“I only lost 35 percent. Almost.”
“Yeah, and the Titanic was unsinkable. Almost.” He gave an interested smile. “I have to know, Wilson.”
Wilson took a deep breath, which still hurt, and looked at the grains in acoustic tiles of the ceiling. “I…don’t remember much after I passed out. I mean, I could hear stuff, you calling my name, but I couldn’t open my eyes. I heard you apologize for stuff you didn’t need to apologize for. I heard your footsteps as you left. Then I slept for awhile.” Wilson chuckled darkly. “I’m not sure you could call it sleeping, though. I thought I might’ve already been dead. I couldn’t really think or see or—it was weird, like realizing you’re in a dream but not being able to wake up.”
House nodded briskly. ‘Yeah yeah yeah, we get it. Near death experience, etc.”
“Then I just sort’ve, woke up. I knew I wasn’t better. I knew I still need to get help, but I felt…strong. I knew I could do stuff I’d previously known I couldn’t. That make sense?”
“I got worried that something happened to you. That’s when the survivalist in me thought I could use Dave’s blood as a sign. Dunno, maybe I read Hatchet too many times.”
“After that the strength left me. I felt spent, was spent. I could’ve died there and been totally content, but that’s when the helicopter found me.”
House thought back to lying in the snow after falling, to what he’d said, what he’d resorted to. He wasn’t as angry with himself as he would’ve guessed. In some ways, he was downright thankful he’d done it.
Wilson’s voice caught him by surprised. He looked up and nodded. “Yeah. You?”
House sat by the bed for a while, and both of them talked sparingly about nothing. Some day, they’d have to deal with this. What it meant to each of them. But they didn’t have to do it today. They didn’t even have to do it together, but something made it seem that way. After an hour, House needed another shot of dilaudid. He turned to make his way out the door.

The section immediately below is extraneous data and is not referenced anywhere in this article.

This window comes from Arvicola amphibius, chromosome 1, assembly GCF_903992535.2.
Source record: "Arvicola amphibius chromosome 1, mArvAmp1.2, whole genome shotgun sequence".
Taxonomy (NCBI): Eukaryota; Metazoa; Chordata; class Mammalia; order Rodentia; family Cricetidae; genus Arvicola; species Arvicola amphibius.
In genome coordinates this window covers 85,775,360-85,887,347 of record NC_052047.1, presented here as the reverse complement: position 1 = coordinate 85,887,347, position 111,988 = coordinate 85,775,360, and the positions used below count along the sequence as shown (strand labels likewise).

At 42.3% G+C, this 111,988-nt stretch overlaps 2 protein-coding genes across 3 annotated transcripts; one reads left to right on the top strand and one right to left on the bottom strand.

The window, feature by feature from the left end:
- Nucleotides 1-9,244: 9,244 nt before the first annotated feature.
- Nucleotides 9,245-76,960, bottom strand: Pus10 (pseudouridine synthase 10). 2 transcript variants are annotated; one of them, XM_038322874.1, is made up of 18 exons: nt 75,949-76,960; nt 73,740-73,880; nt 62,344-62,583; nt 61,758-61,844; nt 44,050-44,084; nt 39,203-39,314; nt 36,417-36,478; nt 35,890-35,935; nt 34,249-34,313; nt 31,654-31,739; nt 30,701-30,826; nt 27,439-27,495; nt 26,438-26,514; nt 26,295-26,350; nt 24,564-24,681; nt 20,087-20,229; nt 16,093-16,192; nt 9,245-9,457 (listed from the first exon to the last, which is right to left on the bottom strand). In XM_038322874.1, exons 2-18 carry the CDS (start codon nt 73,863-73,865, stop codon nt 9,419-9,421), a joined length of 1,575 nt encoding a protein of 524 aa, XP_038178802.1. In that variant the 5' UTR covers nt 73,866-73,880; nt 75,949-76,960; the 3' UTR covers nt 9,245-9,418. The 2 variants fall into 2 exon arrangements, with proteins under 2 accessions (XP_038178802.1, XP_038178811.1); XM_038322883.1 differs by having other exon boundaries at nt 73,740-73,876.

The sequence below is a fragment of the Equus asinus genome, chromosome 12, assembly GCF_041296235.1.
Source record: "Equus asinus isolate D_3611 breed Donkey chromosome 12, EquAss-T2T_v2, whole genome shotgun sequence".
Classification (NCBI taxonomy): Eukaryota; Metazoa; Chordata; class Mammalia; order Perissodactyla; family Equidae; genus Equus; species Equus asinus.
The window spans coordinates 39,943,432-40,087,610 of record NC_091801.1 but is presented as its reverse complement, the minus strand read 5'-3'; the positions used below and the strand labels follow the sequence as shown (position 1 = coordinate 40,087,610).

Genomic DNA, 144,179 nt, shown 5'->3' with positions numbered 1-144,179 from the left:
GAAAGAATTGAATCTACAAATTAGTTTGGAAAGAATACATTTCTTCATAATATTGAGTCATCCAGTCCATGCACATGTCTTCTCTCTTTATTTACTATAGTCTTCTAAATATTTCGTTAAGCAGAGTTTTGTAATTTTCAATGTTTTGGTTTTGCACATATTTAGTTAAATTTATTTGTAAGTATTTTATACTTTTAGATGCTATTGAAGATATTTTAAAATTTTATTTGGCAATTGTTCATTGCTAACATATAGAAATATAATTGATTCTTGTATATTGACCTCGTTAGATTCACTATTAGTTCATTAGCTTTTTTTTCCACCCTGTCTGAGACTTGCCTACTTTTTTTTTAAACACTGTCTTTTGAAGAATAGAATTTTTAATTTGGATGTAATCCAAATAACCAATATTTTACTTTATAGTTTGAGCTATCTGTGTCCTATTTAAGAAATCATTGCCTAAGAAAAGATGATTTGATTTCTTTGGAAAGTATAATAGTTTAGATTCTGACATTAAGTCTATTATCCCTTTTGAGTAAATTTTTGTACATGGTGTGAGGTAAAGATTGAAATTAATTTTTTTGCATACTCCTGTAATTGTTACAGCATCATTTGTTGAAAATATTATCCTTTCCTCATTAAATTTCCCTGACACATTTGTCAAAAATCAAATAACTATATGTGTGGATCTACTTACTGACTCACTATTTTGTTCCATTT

Wilson called after him, chuckling. “Hey House, next time Cuddy’s wants us to go somewhere…let’s not.”
“Will do.” House smiled, exhibiting a new level of dorkiness. His smile faded when he reached the door. He peeked his head around at Wilson, ignoring the groans from his shoulder. “Hey Wilson?”
He didn’t exactly look at Wilson, but he definitely didn’t look away as he started, “You’re my…” he stopped, something about the finality of the statement not letting him continue. “I’m glad you’re not dead.”
“I know, House. Me too.”
And House rolled out the door.
A few nurses were scattered around at the end of the hall as he scooted himself back towards his room. After a minute they disappeared around the corner and he was by himself again. He stopped in the middle of the hallway, taking in the silence that accompanied nobody being there, and he too admired the cracks in the ceiling tiles.
Wilson had survived not by snow in his mouth or by long-winded apologies but by…
House shook his head thoughtfully, still not convinced that he was going to do what he was going to do:
“Dear God,” he said, “I believe in you.”
He quickly added:
“But I won’t tell if you don’t tell.”
Author's Note: Well, before I recede back into my realm of obscurity, I gotta say thank you to anyone who read this or took the time to comment. I tend to doubt myself a lot, and your positive comments totally kept me going. Specifically, I would like to thank dreamsofspike, octoberspirit, menolly_au, yukinakid, and srsly_yes for their too-kind words and support throughout this whole shebang. I would especially like to thank diysheep, without whom this story would not be finished, as well as poeia for her support, awesome ideas, and just making me laugh, and bmax67 for giving me huuuuge boosts in confidence and giving me "writing lessons" via her two fabulous fics. Thank you all, I mean it.